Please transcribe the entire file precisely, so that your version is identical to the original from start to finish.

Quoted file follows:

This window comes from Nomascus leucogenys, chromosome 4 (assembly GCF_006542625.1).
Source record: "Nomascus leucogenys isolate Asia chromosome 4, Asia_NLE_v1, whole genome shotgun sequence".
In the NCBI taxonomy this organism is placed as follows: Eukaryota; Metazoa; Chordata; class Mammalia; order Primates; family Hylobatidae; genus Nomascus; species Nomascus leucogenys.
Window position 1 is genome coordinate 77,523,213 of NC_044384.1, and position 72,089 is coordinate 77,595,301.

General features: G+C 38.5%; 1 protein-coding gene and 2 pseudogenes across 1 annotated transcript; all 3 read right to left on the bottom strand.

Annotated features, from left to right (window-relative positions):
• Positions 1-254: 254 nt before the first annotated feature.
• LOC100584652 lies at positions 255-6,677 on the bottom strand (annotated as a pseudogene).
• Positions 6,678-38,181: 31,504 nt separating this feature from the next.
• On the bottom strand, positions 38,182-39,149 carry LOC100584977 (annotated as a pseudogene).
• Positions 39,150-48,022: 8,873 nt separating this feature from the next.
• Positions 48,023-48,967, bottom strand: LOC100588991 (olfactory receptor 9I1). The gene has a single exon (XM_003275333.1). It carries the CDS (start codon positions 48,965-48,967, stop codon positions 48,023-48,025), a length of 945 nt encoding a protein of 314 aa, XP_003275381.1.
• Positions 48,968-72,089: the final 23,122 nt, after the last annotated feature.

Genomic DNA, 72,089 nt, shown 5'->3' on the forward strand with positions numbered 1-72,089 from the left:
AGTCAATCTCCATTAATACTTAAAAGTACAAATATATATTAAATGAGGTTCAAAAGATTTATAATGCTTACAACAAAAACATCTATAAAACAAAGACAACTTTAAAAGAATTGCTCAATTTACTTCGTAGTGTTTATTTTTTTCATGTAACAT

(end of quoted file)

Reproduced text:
This window comes from Nomascus leucogenys, chromosome 4 (assembly GCF_006542625.1).
Source record: "Nomascus leucogenys isolate Asia chromosome 4, Asia_NLE_v1, whole genome shotgun sequence".
In the NCBI taxonomy this organism is placed as follows: Eukaryota; Metazoa; Chordata; class Mammalia; order Primates; family Hylobatidae; genus Nomascus; species Nomascus leucogenys.
Window position 1 is genome coordinate 77,523,213 of NC_044384.1, and position 72,089 is coordinate 77,595,301.

General features: G+C 38.5%; 1 protein-coding gene and 2 pseudogenes across 1 annotated transcript; all 3 read right to left on the bottom strand.

Annotated features, from left to right (window-relative positions):
• Positions 1-254: 254 nt before the first annotated feature.
• LOC100584652 lies at positions 255-6,677 on the bottom strand (annotated as a pseudogene).
• Positions 6,678-38,181: 31,504 nt separating this feature from the next.
• On the bottom strand, positions 38,182-39,149 carry LOC100584977 (annotated as a pseudogene).
• Positions 39,150-48,022: 8,873 nt separating this feature from the next.
• Positions 48,023-48,967, bottom strand: LOC100588991 (olfactory receptor 9I1). The gene has a single exon (XM_003275333.1). It carries the CDS (start codon positions 48,965-48,967, stop codon positions 48,023-48,025), a length of 945 nt encoding a protein of 314 aa, XP_003275381.1.
• Positions 48,968-72,089: the final 23,122 nt, after the last annotated feature.

Genomic DNA, 72,089 nt, shown 5'->3' on the forward strand with positions numbered 1-72,089 from the left:
AGTCAATCTCCATTAATACTTAAAAGTACAAATATATATTAAATGAGGTTCAAAAGATTTATAATGCTTACAACAAAAACATCTATAAAACAAAGACAACTTTAAAAGAATTGCTCAATTTACTTCGTAGTGTTTATTTTTTTCATGTAACAT